This session will begin with a talk by paper engineer extraordinaire Matthew Shlian, after which he will be in dialog with his collaborator at the University of Michigan, chemical engineer and materials scientist, Sharon Glotzer. Tristan Duke will return to display some confounding geometric constructs of his own, including his hand-etched holograms (a technology he developed for his fine art but has been applying to the etching of holograms on vinyl records for albums ranging from Jack White to Star Wars). Next to the podium will be Margaret Wertheim, founder of the Institute for Figuring and co-inventor and convener of the Crochet Coral Reef (among other things a once-thought-impossible physical realization of nonEuclidean space); and Deborah Coombs, a stained glass master who over the past several years has been realizing three-dimensional iterations of the five-dimensional space implicit in Penrose tilings. The theme common to both is the way artists can often feel and see and fashion their way into mathematical breakthroughs by way of hand (as opposed to abstract analytical) work. Walter Murch, all around polymath and arguably one of the greatest film and sound editors in the world today, will Skype in with a slide lecture propounding an intriguing new theory about the origins, placement and function of Egypt’s ancient pyramids.
BRAIN AND COSMOS, DENDRITES AND DECISION TREES
Columbia University neuroscientist Carl Schoonover (Portraits of Mind) will share his laptop full of extraordinary microscopic images of the brain matching it off against those found in the laptop of Michael Benson, the maven behind such books of telescopic and space probe photographic splendors as Beyond, Far Out and Cosmigraphics. Schoonover will then stick around to engage with New York-based artist Beth Campbell, whose art consists of complex decision trees graphing the implications of her own everyday dilemmas, in a conversation welling out from the question of whether we think the way we do because of the way our brains are, as it were, wired?
SUNDAY, 10 AM – NOON
(doors open at 9:30)
Sunday begins with a conversation with Ramiro Gomez.
PARTICLE PHYSICS AND NATIVE AMERICAN COSMOLOGIES
This session features Taos-based artist Agnes Chavez, who is currently collaborating with CERN to create an installation to visualize data from the Large Hadron Collider in Switzerland, with Greg Cajete, a Tewa Indian from Santa Clara Pueblo and the director of Native American Studies at The University of New Mexico, in a conversation about Chavez, her work, and its resonances with Native American cosmologies.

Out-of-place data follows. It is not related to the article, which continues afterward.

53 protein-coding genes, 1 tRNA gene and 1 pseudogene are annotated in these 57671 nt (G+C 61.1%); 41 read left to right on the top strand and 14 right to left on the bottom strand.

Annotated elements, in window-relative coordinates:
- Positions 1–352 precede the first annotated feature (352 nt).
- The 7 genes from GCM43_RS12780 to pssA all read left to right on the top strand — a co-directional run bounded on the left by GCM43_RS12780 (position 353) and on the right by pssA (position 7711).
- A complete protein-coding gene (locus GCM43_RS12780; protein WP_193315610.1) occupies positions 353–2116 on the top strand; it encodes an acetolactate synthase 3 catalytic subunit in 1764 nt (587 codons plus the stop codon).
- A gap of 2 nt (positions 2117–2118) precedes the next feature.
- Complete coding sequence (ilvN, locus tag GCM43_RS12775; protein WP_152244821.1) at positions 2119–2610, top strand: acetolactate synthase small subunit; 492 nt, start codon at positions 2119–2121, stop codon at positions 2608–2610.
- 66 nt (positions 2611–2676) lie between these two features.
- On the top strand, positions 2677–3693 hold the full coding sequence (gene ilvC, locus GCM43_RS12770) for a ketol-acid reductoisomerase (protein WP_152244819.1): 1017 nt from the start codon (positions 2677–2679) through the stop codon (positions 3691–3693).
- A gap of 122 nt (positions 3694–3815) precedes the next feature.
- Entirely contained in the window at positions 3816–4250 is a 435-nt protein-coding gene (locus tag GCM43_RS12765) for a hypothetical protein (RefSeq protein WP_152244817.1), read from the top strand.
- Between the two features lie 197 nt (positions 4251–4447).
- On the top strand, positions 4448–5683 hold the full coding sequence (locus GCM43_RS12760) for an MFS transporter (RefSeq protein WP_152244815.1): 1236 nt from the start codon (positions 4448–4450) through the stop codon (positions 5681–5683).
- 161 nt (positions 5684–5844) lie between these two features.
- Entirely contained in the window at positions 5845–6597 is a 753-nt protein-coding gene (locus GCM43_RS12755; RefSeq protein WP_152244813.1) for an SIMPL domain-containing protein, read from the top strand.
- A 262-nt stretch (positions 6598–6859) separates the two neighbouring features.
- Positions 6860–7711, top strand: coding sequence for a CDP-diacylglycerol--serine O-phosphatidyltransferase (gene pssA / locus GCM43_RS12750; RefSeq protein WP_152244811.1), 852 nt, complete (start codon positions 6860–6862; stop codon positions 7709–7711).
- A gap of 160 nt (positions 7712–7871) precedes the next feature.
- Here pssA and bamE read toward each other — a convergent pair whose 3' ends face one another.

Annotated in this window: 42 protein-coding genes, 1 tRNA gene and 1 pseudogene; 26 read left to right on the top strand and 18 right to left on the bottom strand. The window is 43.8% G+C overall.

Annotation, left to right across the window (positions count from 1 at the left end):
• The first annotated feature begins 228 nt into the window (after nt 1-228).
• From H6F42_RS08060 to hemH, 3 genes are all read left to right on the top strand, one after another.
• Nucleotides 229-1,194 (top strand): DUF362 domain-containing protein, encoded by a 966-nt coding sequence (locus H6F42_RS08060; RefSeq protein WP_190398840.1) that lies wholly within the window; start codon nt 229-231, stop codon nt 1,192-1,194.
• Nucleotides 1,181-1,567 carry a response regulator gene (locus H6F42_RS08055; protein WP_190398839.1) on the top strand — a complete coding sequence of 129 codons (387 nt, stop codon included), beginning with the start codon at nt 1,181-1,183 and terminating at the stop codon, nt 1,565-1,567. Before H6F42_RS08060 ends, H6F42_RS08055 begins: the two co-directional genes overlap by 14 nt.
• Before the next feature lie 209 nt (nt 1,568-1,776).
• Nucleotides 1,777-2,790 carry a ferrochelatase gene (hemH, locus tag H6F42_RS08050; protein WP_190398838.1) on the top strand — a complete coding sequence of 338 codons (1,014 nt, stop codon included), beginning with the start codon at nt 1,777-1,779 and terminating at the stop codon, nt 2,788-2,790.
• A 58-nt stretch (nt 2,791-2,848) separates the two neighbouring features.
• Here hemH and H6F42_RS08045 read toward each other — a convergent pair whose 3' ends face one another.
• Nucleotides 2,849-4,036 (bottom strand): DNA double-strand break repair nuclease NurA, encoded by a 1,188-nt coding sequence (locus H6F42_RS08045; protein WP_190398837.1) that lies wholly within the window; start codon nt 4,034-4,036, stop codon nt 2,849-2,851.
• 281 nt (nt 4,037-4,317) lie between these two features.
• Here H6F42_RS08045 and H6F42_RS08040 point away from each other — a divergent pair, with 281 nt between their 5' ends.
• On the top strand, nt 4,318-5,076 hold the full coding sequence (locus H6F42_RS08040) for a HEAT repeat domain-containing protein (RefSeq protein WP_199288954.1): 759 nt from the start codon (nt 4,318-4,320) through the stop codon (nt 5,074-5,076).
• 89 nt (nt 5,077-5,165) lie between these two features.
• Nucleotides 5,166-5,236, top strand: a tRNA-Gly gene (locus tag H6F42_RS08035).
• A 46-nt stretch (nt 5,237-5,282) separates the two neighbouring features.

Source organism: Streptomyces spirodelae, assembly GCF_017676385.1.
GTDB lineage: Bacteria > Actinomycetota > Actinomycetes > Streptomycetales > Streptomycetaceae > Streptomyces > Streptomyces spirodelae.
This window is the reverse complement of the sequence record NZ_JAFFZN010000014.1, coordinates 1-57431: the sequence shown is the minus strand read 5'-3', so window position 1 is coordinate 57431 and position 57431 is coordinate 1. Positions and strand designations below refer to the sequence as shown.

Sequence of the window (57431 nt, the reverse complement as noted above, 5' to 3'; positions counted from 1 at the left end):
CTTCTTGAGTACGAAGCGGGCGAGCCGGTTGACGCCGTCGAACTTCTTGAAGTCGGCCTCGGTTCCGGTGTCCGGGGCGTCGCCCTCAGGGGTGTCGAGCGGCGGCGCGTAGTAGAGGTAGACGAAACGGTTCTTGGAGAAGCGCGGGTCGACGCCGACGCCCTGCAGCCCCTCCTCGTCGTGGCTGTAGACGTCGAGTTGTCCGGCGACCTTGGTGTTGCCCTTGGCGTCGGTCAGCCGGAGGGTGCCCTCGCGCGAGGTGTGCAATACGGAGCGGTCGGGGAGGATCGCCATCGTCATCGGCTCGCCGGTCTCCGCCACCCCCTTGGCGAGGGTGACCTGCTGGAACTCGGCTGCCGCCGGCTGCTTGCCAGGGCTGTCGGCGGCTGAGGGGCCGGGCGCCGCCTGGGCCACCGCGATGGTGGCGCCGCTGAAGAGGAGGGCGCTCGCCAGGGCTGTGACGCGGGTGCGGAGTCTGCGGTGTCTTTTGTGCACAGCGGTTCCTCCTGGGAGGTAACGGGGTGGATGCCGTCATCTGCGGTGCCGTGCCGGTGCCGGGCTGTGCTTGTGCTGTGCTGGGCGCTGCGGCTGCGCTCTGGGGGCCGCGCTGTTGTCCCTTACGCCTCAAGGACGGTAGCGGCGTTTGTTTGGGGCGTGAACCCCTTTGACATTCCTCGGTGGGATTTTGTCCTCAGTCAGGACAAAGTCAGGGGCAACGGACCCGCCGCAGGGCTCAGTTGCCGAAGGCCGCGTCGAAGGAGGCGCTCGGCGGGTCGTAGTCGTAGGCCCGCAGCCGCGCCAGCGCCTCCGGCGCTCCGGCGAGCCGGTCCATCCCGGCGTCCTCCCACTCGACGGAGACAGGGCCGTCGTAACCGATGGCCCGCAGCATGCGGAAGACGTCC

BIG DATA: FAST, CHEAP, AND OUT OF CONTROL
Albuquerque itself, and in particular The University of New Mexico, happens to be one of the nation’s most fertile centers for the interpenetration of science and art, and this session will shine a special light on some of the area’s most vivid instances, with designer Alex Webb, chair of the Computational Ecologies program in the School of Architecture and Planning at UNM, and artist, engineer and ecologist Andrea Polli, who chairs the Social Media Workgroup, a lab in the University’s Center for Advanced Research Computing joined by R. Luke DuBois, composer, artist, and performer visiting from New York University.
SUNDAY, 1 – 3 PM
2001: A SPACE ODYSSEY
A CELEBRATION OF THE FILM’S 50TH ANNIVERSARY
The weekend will culminate with a celebration of the iconic film masterpiece 2001: A Space Odyssey, on the occasion of its fiftieth anniversary, with Michael Benson, author of the just released book Space Odyssey: Stanley Kubrick, Arthur C Clarke and the Making of a Masterpiece, joined in conversation by Weschler, Krulwich, and other panelists. David Krakauer will also offer some related thoughts on monoliths through the ages.